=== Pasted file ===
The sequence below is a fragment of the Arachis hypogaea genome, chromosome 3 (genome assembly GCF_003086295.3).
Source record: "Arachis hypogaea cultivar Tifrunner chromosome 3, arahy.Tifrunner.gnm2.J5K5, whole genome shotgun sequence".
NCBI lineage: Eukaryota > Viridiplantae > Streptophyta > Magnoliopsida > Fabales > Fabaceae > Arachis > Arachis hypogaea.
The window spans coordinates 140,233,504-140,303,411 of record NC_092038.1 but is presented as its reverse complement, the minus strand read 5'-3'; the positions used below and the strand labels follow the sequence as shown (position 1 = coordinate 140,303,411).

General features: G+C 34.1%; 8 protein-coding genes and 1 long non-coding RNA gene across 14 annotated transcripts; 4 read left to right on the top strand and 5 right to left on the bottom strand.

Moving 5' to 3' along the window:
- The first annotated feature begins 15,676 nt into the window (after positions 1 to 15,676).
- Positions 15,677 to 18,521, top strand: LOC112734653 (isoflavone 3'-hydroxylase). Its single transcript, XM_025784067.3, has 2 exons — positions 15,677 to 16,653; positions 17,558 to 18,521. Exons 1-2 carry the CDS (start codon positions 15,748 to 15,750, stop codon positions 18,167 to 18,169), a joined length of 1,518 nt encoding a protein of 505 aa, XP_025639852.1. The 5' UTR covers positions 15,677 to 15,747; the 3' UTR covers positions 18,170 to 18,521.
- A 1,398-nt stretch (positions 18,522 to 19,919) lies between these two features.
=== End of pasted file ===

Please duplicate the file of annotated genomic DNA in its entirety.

The sequence below is a fragment of the Arachis hypogaea genome, chromosome 3 (genome assembly GCF_003086295.3).
Source record: "Arachis hypogaea cultivar Tifrunner chromosome 3, arahy.Tifrunner.gnm2.J5K5, whole genome shotgun sequence".
NCBI lineage: Eukaryota > Viridiplantae > Streptophyta > Magnoliopsida > Fabales > Fabaceae > Arachis > Arachis hypogaea.
The window spans coordinates 140,233,504-140,303,411 of record NC_092038.1 but is presented as its reverse complement, the minus strand read 5'-3'; the positions used below and the strand labels follow the sequence as shown (position 1 = coordinate 140,303,411).

General features: G+C 34.1%; 8 protein-coding genes and 1 long non-coding RNA gene across 14 annotated transcripts; 4 read left to right on the top strand and 5 right to left on the bottom strand.

Moving 5' to 3' along the window:
- The first annotated feature begins 15,676 nt into the window (after positions 1 to 15,676).
- Positions 15,677 to 18,521, top strand: LOC112734653 (isoflavone 3'-hydroxylase). Its single transcript, XM_025784067.3, has 2 exons — positions 15,677 to 16,653; positions 17,558 to 18,521. Exons 1-2 carry the CDS (start codon positions 15,748 to 15,750, stop codon positions 18,167 to 18,169), a joined length of 1,518 nt encoding a protein of 505 aa, XP_025639852.1. The 5' UTR covers positions 15,677 to 15,747; the 3' UTR covers positions 18,170 to 18,521.
- A 1,398-nt stretch (positions 18,522 to 19,919) lies between these two features.